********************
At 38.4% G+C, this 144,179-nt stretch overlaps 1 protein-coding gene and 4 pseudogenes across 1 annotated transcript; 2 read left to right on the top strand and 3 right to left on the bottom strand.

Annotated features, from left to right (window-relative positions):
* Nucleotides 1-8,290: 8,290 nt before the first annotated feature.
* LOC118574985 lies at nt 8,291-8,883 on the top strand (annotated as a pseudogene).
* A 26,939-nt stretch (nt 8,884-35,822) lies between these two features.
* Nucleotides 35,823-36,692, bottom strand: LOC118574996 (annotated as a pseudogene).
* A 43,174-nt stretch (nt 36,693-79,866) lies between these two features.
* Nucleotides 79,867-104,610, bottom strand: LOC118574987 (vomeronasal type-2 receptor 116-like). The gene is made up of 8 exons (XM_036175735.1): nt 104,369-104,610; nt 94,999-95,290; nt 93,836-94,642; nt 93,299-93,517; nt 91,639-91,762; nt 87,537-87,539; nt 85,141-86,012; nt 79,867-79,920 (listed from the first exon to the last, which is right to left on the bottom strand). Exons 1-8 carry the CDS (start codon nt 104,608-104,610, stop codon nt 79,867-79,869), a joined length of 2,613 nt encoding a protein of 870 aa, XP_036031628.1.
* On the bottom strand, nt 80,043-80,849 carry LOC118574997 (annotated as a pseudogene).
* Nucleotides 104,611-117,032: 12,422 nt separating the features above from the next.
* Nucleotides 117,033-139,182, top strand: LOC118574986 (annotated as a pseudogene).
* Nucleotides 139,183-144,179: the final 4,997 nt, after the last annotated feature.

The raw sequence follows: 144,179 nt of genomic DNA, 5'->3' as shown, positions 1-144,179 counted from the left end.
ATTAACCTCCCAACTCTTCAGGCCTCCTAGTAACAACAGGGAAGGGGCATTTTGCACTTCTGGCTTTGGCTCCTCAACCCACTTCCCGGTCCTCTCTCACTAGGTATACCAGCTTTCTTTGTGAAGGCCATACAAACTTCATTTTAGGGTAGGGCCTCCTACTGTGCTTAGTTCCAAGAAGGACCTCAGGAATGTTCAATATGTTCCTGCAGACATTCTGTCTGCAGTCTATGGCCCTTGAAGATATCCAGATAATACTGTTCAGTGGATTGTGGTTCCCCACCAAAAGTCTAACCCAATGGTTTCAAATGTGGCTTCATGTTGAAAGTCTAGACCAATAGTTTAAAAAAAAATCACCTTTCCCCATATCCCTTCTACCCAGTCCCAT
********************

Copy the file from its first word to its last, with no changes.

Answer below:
At 38.4% G+C, this 144,179-nt stretch overlaps 1 protein-coding gene and 4 pseudogenes across 1 annotated transcript; 2 read left to right on the top strand and 3 right to left on the bottom strand.

Annotated features, from left to right (window-relative positions):
* Nucleotides 1-8,290: 8,290 nt before the first annotated feature.
* LOC118574985 lies at nt 8,291-8,883 on the top strand (annotated as a pseudogene).
* A 26,939-nt stretch (nt 8,884-35,822) lies between these two features.
* Nucleotides 35,823-36,692, bottom strand: LOC118574996 (annotated as a pseudogene).
* A 43,174-nt stretch (nt 36,693-79,866) lies between these two features.
* Nucleotides 79,867-104,610, bottom strand: LOC118574987 (vomeronasal type-2 receptor 116-like). The gene is made up of 8 exons (XM_036175735.1): nt 104,369-104,610; nt 94,999-95,290; nt 93,836-94,642; nt 93,299-93,517; nt 91,639-91,762; nt 87,537-87,539; nt 85,141-86,012; nt 79,867-79,920 (listed from the first exon to the last, which is right to left on the bottom strand). Exons 1-8 carry the CDS (start codon nt 104,608-104,610, stop codon nt 79,867-79,869), a joined length of 2,613 nt encoding a protein of 870 aa, XP_036031628.1.
* On the bottom strand, nt 80,043-80,849 carry LOC118574997 (annotated as a pseudogene).
* Nucleotides 104,611-117,032: 12,422 nt separating the features above from the next.
* Nucleotides 117,033-139,182, top strand: LOC118574986 (annotated as a pseudogene).
* Nucleotides 139,183-144,179: the final 4,997 nt, after the last annotated feature.

The raw sequence follows: 144,179 nt of genomic DNA, 5'->3' as shown, positions 1-144,179 counted from the left end.
ATTAACCTCCCAACTCTTCAGGCCTCCTAGTAACAACAGGGAAGGGGCATTTTGCACTTCTGGCTTTGGCTCCTCAACCCACTTCCCGGTCCTCTCTCACTAGGTATACCAGCTTTCTTTGTGAAGGCCATACAAACTTCATTTTAGGGTAGGGCCTCCTACTGTGCTTAGTTCCAAGAAGGACCTCAGGAATGTTCAATATGTTCCTGCAGACATTCTGTCTGCAGTCTATGGCCCTTGAAGATATCCAGATAATACTGTTCAGTGGATTGTGGTTCCCCACCAAAAGTCTAACCCAATGGTTTCAAATGTGGCTTCATGTTGAAAGTCTAGACCAATAGTTTAAAAAAAAATCACCTTTCCCCATATCCCTTCTACCCAGTCCCAT